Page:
Built in Missouri (the engines are assembled in Mexico), the Dodge carries on the tradition of brute force capabilities that the series has been recognized for since the PowerWagon of the 1940s and 1950s that hauled troops and materials around the world's trouble spots. Only then, the truck was basic; today, it's one that you'd be happy driving to the club social or a banker's convention.

Toyota Tundra SR-5 Access Cab
 Globalization means never knowing where your car or truck really comes from. Toyota, the largest Japanese auto manufacturer, assembles its Tundra full-sized pickup in Indiana. In fact, Toyota has been building cars and trucks in the U.S. since the mid-1980s while other companies with familiar U.S. nameplates have been moving their manufacturing to Canada and Mexico, among other locations.

Intended for the U.S. market, the Tundra replaces the ill-fated T-100 pickup that Toyota introduced in 1993. While a nice truck, the T-100 wasn't much of a hauler (other than of people — most buyers were very happy with the ride and interior) since it was initially offered with a four-cylinder engine as the only power plant. In a work environment, four wasn't nearly enough. The Tundra makes up for that bad experience.

The Tundra SR-5 Access Cab is a four-door, with seating for five. It comes with a standard V-6 generating 190 horsepower and a fuel economy rating of 16 city and 20 highway miles per gallon. The newest model, out for 2004, is the Tundra Double Cab which rides on a long 140.5-inch wheelbase, longer than the Ford F150 Super Crew. For comparison, the Tundra Regular Cab and Access Cab models ride on a 128.3-inch wheelbase.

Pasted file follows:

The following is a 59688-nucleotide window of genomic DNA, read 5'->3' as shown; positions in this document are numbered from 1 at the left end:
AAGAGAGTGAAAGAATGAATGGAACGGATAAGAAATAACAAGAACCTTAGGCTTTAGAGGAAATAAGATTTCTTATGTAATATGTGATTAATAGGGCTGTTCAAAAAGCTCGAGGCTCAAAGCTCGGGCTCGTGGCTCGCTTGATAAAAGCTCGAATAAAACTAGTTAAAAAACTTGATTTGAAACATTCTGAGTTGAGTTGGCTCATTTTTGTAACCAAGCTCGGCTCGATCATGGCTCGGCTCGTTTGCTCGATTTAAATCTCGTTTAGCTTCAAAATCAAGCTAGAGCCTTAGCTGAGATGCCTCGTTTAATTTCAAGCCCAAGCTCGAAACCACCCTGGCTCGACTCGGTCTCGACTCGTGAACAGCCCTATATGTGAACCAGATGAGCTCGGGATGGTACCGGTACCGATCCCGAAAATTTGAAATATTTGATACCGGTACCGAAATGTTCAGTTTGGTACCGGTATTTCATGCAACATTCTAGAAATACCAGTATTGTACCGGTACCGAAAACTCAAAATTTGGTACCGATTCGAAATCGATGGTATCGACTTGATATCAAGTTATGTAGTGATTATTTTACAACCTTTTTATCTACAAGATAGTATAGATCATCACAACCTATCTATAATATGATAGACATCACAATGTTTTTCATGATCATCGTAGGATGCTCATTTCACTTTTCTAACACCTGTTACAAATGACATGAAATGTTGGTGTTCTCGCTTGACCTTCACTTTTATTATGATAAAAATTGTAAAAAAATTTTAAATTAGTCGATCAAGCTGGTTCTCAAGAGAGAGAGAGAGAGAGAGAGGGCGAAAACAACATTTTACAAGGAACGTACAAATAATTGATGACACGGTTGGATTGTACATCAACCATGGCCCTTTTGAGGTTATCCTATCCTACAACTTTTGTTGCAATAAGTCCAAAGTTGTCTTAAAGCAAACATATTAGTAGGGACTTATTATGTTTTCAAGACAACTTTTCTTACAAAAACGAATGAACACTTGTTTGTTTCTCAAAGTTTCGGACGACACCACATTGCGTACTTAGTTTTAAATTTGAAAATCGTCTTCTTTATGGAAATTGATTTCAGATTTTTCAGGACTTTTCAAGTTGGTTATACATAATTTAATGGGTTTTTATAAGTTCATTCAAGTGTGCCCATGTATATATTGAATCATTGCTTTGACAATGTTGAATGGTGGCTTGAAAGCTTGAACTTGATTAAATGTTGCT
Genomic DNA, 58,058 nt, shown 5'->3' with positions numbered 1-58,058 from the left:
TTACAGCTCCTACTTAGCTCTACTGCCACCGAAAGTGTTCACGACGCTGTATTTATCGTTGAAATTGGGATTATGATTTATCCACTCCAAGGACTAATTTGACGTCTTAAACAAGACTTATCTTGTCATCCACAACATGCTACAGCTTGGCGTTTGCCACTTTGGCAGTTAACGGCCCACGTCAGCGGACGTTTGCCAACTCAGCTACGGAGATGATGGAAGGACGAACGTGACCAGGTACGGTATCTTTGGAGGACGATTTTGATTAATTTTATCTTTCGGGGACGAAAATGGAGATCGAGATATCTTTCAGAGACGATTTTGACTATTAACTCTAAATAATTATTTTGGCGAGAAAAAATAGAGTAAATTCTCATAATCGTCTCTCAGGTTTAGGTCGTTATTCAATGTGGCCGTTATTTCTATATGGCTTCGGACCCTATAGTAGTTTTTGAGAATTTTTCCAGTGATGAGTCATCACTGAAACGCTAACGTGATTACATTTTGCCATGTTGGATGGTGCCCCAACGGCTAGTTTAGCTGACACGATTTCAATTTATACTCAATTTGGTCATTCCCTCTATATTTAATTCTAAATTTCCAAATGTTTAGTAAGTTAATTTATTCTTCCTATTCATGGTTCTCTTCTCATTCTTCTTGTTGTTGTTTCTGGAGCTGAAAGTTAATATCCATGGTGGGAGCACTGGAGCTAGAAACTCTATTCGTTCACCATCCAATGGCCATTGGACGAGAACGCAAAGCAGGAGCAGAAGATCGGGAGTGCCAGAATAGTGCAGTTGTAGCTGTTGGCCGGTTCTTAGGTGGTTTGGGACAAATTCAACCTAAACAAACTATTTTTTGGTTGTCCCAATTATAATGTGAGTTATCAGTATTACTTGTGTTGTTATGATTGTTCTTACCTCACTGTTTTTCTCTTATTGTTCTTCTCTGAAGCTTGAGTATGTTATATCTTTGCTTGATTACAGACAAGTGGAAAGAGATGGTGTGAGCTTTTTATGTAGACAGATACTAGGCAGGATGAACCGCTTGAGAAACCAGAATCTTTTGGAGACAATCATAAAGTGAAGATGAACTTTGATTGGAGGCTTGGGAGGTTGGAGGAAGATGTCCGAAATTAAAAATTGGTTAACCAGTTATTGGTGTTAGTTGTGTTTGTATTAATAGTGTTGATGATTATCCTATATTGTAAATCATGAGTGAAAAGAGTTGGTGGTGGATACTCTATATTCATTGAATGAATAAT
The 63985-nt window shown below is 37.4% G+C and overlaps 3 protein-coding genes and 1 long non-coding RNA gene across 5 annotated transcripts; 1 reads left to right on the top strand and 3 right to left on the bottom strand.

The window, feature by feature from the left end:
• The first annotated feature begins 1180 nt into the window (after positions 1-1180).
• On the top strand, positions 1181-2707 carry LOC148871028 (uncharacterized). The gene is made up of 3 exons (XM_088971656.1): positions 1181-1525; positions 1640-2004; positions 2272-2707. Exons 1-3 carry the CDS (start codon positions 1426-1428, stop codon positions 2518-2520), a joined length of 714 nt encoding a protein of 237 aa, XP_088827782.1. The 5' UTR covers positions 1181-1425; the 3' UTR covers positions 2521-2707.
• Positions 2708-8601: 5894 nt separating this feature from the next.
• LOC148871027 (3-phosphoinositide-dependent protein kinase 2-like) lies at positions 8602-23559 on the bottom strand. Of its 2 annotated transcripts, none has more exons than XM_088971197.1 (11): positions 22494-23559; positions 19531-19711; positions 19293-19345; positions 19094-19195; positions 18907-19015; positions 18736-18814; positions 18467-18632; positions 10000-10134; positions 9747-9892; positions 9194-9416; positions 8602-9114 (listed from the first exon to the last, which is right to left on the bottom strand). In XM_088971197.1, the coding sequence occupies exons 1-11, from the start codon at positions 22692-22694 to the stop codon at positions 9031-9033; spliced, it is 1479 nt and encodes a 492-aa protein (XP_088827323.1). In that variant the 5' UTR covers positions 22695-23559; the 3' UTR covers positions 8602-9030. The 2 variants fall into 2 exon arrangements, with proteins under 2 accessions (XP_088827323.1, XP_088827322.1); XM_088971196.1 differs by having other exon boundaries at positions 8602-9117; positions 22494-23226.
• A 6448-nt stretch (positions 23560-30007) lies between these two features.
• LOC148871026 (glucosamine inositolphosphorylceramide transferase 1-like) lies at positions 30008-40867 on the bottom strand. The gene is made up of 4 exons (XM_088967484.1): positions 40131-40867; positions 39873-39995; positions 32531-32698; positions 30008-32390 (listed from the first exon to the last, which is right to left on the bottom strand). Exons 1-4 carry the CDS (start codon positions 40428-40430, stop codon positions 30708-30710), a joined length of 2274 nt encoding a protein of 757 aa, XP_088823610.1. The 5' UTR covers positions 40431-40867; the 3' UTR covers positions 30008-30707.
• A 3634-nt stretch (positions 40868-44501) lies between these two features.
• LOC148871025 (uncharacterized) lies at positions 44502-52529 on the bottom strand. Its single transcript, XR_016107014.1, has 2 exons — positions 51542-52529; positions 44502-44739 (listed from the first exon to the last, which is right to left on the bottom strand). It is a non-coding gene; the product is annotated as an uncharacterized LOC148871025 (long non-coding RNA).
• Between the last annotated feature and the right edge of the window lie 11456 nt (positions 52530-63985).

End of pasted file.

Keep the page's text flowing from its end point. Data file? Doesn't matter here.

Our test drive vehicle boasted a 4.8L V-8 rated at 240 HP coupled with a slick optional four-speed auto transmission, independent front suspension with tuned shocks, antilock power disc brakes in front, and 17-inch rims mounting 265/65R17 tires. The combination provided a ride that one driver called "Lexus-like."

In fact, the luxury level of the Tundra was actually higher than the Dodge. This is one truck that the boss can drive in comfort while hauling the replacement mixer and a stack of blocks to the job site. And you won't have to climb up on a ladder to get in the cab.

Unlike the Dodge, which had the feeling of being intimidating to other drivers, as well as the person behind the wheel, the Tundra slides along, blending in more than standing out. This isn't a bad thing if the vehicle can do the same job — haul workers, material and tools while being available to tow the usual equipment. For the most part, the Tundra has that capability.